arrhoea, whooping 'cough, measles
and venereal diseases.
Other observations by Dr. Forsythe
on the health of present-day youth
included the comment that the prob-
lem of the upper respiratory infec-
tions, "colds," has improved to the
extent that the "disabling pneumonia
is now under much better treatment
control."
He pointed out that, although a
larger number of cripples among"
the young might be expected from
the vastly increased accident rate,
no such larger number had been gen-
erally observed.

1144" 1 ®

TODAY

M1

Mats. 25c
Eves. 40c

DAILY OFFICIAL BULLETIN

Given Honor

Retiring Professor Is Feted
in Poom 2, University Hall. By School Executives
Prof. Calvin O. Davis was honor-
The Unversity Bureau of Appoint- ed nationally at the Michigan Break-
ments and Occupational Information fast this week of the Annual meeting
has received notice of the following of the American Association of School
United States Civil Service examina- Administrators for his 35 years of
tions. Last date for filing applica- service to the University and as the
tion is noted in each case: oldest member of the faculty of the
Principal Superintendent of Con- School of Education.
struction, salary $5,600, Dec. 31, 1941. His retirement from the roster of
Senior Superintendent of Construc- the school of education faculty is ef-
tion, $4,600, Dec. 31, 1941. fective this month as he reached his
Superintendent of Construction, 70th birthday. At a recent meeting,
$3,800, Dec. 31, 1941. The Board of Regents conferred on
Associate Superintendent of Con- him the title of Professor Emeritus
struction, $3,200, Dec. 31, 1941. of Education.
Senior Instructor, Mobile Laundry, Dr. Davis received his bachelor's
$2,600, until further notice. degree from the University in 1895,
Instructor, Mobile Laundry, $2,000, his master's in 1904 and his doctorate
until further notice. from Harvard in 1910. He is noted as
Principal Instructor, Mobile Laun- a pioneer in education for his lead-
dry, $2,900, until further notice ership in some of the first surveys of
Lithographic Pressman, $2,000, public school systems including the
March 24, 1941. New York City Survey of 1911. He
Assistant Lithographic Pressman, was the author of one of the first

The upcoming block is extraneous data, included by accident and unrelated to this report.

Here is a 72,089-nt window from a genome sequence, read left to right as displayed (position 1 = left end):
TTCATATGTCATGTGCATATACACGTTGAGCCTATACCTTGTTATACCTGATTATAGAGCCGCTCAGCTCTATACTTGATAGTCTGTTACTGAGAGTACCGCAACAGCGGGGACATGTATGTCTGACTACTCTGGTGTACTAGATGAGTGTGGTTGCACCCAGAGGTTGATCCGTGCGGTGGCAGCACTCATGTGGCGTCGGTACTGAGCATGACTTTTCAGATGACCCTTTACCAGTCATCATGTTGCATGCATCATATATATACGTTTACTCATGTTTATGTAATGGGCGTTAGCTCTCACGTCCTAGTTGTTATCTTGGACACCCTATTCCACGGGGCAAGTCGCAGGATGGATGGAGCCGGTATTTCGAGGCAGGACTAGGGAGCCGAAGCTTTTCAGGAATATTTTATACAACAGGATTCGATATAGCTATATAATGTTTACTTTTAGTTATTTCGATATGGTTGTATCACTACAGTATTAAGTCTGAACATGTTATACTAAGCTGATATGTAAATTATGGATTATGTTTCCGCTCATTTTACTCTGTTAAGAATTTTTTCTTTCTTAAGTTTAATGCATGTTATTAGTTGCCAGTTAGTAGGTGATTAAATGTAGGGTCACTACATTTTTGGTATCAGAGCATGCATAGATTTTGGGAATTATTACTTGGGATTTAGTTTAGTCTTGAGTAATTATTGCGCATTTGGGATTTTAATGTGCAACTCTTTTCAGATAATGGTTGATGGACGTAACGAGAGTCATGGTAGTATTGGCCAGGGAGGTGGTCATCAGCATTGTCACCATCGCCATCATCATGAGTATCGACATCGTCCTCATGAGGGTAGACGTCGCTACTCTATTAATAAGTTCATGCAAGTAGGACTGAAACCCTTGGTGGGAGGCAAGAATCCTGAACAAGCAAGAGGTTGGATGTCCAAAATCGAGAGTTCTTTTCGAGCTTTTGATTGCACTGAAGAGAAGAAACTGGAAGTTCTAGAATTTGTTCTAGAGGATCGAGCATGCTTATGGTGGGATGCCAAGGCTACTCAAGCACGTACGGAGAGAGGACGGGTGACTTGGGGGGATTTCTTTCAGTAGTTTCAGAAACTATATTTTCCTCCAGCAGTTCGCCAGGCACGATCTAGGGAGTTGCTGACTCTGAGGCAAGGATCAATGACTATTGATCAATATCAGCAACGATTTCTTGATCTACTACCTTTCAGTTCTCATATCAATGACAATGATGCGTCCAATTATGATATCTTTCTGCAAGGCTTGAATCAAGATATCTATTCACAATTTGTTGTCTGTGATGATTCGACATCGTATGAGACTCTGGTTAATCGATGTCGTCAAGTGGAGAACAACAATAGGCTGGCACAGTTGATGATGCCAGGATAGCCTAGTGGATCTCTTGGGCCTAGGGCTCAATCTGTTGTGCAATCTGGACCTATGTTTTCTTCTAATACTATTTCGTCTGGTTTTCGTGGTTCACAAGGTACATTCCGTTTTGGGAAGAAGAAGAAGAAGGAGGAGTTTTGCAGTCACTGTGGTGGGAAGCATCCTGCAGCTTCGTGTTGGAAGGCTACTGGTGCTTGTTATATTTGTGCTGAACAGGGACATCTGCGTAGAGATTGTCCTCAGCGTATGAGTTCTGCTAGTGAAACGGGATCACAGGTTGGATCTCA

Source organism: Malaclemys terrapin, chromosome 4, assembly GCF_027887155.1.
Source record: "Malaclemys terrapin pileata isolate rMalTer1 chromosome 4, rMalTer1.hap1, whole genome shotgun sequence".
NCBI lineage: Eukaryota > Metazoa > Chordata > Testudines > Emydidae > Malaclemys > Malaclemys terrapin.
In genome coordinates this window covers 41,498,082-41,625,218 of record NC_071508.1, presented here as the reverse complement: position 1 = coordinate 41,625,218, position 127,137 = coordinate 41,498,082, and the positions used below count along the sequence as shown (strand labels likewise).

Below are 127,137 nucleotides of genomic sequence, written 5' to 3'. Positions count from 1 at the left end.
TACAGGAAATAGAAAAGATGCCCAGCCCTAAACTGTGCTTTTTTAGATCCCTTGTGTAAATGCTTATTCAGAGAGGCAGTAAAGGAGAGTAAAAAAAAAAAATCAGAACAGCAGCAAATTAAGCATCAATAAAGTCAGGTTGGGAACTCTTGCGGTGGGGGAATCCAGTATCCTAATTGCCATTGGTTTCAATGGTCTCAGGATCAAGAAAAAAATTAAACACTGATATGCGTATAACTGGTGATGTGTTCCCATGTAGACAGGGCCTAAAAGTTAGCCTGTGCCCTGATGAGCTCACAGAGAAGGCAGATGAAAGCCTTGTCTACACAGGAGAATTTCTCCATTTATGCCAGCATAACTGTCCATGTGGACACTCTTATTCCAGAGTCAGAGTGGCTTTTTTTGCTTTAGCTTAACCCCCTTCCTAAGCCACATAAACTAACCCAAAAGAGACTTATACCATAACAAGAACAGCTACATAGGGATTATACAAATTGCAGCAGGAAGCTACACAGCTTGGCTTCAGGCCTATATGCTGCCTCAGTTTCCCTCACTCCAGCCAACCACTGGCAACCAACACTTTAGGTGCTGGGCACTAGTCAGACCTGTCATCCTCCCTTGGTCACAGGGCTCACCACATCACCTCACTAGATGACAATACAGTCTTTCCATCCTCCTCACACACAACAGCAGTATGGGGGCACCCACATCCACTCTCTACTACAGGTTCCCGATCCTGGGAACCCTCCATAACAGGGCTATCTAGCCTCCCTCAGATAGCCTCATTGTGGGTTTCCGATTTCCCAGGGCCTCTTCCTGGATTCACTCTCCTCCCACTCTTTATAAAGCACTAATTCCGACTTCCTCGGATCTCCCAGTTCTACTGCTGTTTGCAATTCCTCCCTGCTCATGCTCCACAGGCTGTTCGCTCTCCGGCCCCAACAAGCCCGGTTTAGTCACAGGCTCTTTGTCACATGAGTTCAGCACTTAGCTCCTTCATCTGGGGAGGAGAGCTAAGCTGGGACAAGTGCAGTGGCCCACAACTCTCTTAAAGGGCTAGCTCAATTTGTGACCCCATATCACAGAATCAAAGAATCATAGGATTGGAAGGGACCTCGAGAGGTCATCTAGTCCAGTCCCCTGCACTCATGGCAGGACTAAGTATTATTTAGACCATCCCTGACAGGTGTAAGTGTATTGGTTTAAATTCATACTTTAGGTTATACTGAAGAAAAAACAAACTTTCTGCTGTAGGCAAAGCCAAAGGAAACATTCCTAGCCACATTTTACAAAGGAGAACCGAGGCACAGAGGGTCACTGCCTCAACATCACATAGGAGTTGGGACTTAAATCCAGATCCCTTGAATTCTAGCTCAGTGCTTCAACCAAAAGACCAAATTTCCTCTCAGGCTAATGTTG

$1,620, March 24, 1941. books on the junior high school and
Junior Lithographic Pressman, $1,- on the secondary school curriculum.
440, March 24, 1941. First editor of the "North Central
Complete information on file at ; Association Quarterly", Professor
the Bureau of Appointments and Oc- Davis has been chairman of the Na-
cupational Information, 201 Mason tional Committee on the Celebration
Hall. Office hours: 9-12 and 2-4. of the Tercentenary of American
C" nvI s eli n~iir

LIFE
i@
°>
we$1

WITH HENRY IS ONE BIG LAUGH I
-
?It'sotmplaed
S4< f dlp
1
boy%
n {
-OPR E

"Historic Hymns", from 9 to 9:30
a.m. over WJR, heads the list of, to-
morrow's broadcasts. Other pro-
grams tomorrow will be a talk by
Prof.. Slosson at 12:30 p.m., WJR;a v
"Out of Court", the legal show, at
12:45 p.m., same station; and the
Varsity Band at 6 p.m. over WCAR. Also CARTE

t

OON - SPORTLIGHT - NEWS - ODDITY

4

'a"as
,e v ecf
va rte, In

Detroit Mayor
Will Give Talk.
Jeffries To Lead First
Student Discussion
Edward J. Jeffries, Detroit's youth-
ful, progressive mayor will give the
first of a series of talks sponsored
by the Michigan party next Wednes-
day at the Union.
Mayor Jeffries will discuss the per-
tinent topic of "Undergraduate Prep-
aration for Public Life." The speech
will be open to all students, David
Thompson '41, chairman of the ar-
rangements committee, announced.
After the talk the floor will be open
to questions and discussion.
After graduating from the Univer-
sity, Jeffries attended the Lincoln
Inn school in London. He served on
the city council of Detroit for eight
years. The last two years of that
period he was president of the city
council.

I

00Q(N

Department of Speech presents
PLAY PRODUCTION
in
ARTHUR WING PINERE'S
Fam ons Comedy of Theatre Life
"TRELAWNEY
OF THE WELLS"

We have the reputation for serving the most tender,
juicy, delicious steaks in Ann Arbor only because we
insist on buying the best meat money can buy - U.S.
Prime Beef. And'it is only at the ALLENEL that you
can be served steaks from U.S. Prime Beef, so drop
in tonight and enjoy one at the Special Allenel low

opppp,-. - J-.Ix D / LL - 1

a